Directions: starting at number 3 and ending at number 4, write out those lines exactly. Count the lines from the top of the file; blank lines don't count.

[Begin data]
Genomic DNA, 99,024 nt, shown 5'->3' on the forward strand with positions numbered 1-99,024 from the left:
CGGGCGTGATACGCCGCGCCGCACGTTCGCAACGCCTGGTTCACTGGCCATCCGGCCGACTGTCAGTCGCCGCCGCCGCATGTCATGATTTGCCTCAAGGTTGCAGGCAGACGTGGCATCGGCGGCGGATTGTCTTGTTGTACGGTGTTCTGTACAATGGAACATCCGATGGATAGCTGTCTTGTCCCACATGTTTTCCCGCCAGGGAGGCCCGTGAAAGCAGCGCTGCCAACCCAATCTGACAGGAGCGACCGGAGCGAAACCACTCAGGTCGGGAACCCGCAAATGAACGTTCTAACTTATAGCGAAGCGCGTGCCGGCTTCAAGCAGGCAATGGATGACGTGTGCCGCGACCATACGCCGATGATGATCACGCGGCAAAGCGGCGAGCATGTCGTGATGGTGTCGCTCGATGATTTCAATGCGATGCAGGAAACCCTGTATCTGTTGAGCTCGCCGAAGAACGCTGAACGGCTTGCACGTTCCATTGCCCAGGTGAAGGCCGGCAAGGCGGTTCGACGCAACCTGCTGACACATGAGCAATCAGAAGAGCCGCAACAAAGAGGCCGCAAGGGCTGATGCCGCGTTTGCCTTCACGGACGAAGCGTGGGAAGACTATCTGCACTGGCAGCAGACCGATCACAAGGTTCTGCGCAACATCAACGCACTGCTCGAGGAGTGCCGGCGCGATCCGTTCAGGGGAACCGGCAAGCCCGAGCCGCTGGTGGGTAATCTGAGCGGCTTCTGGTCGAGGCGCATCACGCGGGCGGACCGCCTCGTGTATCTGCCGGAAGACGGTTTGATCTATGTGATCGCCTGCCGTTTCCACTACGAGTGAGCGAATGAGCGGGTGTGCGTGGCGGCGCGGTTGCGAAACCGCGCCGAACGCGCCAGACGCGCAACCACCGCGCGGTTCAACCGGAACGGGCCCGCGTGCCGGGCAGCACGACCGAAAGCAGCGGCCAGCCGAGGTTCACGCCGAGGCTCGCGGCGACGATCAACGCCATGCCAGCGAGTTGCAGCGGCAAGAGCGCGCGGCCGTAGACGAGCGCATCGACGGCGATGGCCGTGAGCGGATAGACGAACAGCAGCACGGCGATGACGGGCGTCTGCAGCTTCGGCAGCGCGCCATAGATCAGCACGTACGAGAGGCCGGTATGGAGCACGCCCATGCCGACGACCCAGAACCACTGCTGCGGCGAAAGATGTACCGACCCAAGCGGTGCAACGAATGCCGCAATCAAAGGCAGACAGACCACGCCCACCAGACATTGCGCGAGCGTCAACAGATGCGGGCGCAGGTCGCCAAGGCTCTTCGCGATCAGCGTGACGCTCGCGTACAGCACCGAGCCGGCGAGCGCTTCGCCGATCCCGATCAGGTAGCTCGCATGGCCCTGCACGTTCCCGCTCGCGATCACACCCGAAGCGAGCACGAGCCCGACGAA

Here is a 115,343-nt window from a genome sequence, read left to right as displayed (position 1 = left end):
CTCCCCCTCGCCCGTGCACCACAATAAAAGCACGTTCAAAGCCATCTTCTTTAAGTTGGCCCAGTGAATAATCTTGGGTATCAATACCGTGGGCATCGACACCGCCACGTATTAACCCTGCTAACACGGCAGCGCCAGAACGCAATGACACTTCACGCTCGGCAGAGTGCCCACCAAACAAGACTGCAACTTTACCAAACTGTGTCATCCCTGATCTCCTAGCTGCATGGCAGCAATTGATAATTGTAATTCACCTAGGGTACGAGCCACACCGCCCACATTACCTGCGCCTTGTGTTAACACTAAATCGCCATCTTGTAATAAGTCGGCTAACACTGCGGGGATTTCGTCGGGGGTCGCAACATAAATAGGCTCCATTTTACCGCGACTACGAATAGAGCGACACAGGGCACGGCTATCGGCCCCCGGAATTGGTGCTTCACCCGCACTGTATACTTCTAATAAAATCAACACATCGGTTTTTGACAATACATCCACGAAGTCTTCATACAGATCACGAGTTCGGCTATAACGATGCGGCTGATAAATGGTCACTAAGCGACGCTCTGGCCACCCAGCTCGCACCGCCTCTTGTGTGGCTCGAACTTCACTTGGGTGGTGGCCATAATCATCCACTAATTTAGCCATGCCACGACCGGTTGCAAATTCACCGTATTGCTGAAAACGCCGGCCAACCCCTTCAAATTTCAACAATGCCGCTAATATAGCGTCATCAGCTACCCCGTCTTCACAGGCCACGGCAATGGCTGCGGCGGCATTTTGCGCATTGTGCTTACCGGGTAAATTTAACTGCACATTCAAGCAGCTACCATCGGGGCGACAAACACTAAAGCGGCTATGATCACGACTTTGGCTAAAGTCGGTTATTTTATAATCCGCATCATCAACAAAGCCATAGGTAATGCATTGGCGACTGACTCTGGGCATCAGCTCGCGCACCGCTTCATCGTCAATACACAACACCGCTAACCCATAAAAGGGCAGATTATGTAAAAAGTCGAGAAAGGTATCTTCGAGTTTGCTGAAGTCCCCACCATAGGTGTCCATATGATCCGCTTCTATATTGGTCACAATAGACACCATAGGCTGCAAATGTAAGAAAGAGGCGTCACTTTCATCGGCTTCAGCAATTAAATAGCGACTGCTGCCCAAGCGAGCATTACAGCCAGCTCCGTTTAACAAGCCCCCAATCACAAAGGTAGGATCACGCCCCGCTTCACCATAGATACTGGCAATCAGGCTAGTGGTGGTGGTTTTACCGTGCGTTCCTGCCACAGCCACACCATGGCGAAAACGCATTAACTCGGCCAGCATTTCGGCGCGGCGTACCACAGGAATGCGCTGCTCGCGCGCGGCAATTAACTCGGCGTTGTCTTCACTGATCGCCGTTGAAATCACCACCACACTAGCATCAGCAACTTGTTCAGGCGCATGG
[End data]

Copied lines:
Here is a 115,343-nt window from a genome sequence, read left to right as displayed (position 1 = left end):
CTCCCCCTCGCCCGTGCACCACAATAAAAGCACGTTCAAAGCCATCTTCTTTAAGTTGGCCCAGTGAATAATCTTGGGTATCAATACCGTGGGCATCGACACCGCCACGTATTAACCCTGCTAACACGGCAGCGCCAGAACGCAATGACACTTCACGCTCGGCAGAGTGCCCACCAAACAAGACTGCAACTTTACCAAACTGTGTCATCCCTGATCTCCTAGCTGCATGGCAGCAATTGATAATTGTAATTCACCTAGGGTACGAGCCACACCGCCCACATTACCTGCGCCTTGTGTTAACACTAAATCGCCATCTTGTAATAAGTCGGCTAACACTGCGGGGATTTCGTCGGGGGTCGCAACATAAATAGGCTCCATTTTACCGCGACTACGAATAGAGCGACACAGGGCACGGCTATCGGCCCCCGGAATTGGTGCTTCACCCGCACTGTATACTTCTAATAAAATCAACACATCGGTTTTTGACAATACATCCACGAAGTCTTCATACAGATCACGAGTTCGGCTATAACGATGCGGCTGATAAATGGTCACTAAGCGACGCTCTGGCCACCCAGCTCGCACCGCCTCTTGTGTGGCTCGAACTTCACTTGGGTGGTGGCCATAATCATCCACTAATTTAGCCATGCCACGACCGGTTGCAAATTCACCGTATTGCTGAAAACGCCGGCCAACCCCTTCAAATTTCAACAATGCCGCTAATATAGCGTCATCAGCTACCCCGTCTTCACAGGCCACGGCAATGGCTGCGGCGGCATTTTGCGCATTGTGCTTACCGGGTAAATTTAACTGCACATTCAAGCAGCTACCATCGGGGCGACAAACACTAAAGCGGCTATGATCACGACTTTGGCTAAAGTCGGTTATTTTATAATCCGCATCATCAACAAAGCCATAGGTAATGCATTGGCGACTGACTCTGGGCATCAGCTCGCGCACCGCTTCATCGTCAATACACAACACCGCTAACCCATAAAAGGGCAGATTATGTAAAAAGTCGAGAAAGGTATCTTCGAGTTTGCTGAAGTCCCCACCATAGGTGTCCATATGATCCGCTTCTATATTGGTCACAATAGACACCATAGGCTGCAAATGTAAGAAAGAGGCGTCACTTTCATCGGCTTCAGCAATTAAATAGCGACTGCTGCCCAAGCGAGCATTACAGCCAGCTCCGTTTAACAAGCCCCCAATCACAAAGGTAGGATCACGCCCCGCTTCACCATAGATACTGGCAATCAGGCTAGTGGTGGTGGTTTTACCGTGCGTTCCTGCCACAGCCACACCATGGCGAAAACGCATTAACTCGGCCAGCATTTCGGCGCGGCGTACCACAGGAATGCGCTGCTCGCGCGCGGCAATTAACTCGGCGTTGTCTTCACTGATCGCCGTTGAAATCACCACCACACTAGCATCAGCAACTTGTTCAGGCGCATGG